A transesophageal echocardiography (TEE) micro-probe is suitable for monitoring long minimally invasive interventions in the heart, because it is well tolerated by patients. To visualize complex 3D structures of the beating heart, a 4D-image reconstruction derived from irregularly and sparsely sampled 2D images is needed. We previously showed that normalized convolution (NC) with optimized kernels performs better than nearest-neighbor or linear interpolation. In order to use NC for image reconstructions we need to be able to predict optimal kernel sizes. We therefore present an advanced optimization scheme, and estimate optimal NC kernel sizes for five different patient-data sets. From the optimization results we derive a model for estimating optimal NC kernel sizes. As ground truth (GT), we used five full-volume 4D TEE patient scans, acquired with the X7-2t matrix transducer. To simulate 2D data acquisition, the GT datasets were sliced at random rotation angles and at random normalized cardiac phases. Data sets containing 400, 600, 900, 1350, and 1800 2D images were created for all patients, producing a total of 25 data sets. A 2D Gaussian function was used as NC kernel, and optimal kernel sizes were obtained with a quasi-Newton optimizer. A power law model was fitted to the optimal kernels estimated. We conclude that optimal kernel sizes for NC can be successfully predicted by a model at the cost of a relatively small increase in the reconstruction error. © 2012 IEEE.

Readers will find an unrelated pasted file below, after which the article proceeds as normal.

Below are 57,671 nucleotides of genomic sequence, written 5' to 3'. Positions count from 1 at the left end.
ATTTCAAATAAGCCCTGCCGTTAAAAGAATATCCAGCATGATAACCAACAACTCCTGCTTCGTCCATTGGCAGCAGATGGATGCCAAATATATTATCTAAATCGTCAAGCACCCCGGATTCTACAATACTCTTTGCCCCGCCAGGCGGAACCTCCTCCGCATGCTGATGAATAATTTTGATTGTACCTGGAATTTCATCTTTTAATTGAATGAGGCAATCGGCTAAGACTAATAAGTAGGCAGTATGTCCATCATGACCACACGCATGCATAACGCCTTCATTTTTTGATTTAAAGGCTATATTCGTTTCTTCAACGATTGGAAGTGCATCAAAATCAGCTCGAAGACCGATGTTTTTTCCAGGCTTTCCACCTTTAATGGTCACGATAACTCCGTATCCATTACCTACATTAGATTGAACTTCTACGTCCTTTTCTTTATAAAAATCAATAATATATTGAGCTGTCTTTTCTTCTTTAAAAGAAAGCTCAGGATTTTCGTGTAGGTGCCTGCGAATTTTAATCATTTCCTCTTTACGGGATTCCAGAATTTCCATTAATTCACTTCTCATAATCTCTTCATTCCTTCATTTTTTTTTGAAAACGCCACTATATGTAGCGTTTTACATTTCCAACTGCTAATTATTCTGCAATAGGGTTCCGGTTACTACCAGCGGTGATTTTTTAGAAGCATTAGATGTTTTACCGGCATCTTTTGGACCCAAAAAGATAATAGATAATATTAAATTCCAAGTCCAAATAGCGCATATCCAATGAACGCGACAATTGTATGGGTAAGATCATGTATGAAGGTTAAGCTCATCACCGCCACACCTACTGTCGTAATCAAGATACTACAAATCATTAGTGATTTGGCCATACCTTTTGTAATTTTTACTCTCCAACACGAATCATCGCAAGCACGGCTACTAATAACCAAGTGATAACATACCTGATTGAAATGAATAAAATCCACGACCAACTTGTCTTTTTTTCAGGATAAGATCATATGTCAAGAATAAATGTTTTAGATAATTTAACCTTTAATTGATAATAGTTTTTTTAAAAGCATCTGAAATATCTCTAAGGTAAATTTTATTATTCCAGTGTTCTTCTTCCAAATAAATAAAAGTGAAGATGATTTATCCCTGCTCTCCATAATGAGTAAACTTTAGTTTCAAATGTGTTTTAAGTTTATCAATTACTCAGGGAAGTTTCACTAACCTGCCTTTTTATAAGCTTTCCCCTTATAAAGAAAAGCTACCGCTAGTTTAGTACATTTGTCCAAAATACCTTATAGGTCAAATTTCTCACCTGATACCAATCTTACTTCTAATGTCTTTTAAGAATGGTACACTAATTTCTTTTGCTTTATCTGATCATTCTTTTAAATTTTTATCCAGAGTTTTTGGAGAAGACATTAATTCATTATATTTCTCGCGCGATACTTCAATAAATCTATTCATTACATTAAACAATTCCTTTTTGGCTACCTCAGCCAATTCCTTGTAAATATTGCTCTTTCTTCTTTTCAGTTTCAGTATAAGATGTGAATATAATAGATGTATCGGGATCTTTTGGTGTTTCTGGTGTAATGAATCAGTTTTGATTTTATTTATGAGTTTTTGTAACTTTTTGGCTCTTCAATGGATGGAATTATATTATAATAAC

|Title of host publication||2012 IEEE International Ultrasonics Symposium, IUS 2012, 7 October 2012 through 10 October 2012, Dresden|
|Place of Publication||Piscataway|
|Publisher||Institute of Electrical and Electronics Engineers|
|Publication status||Published - 2012|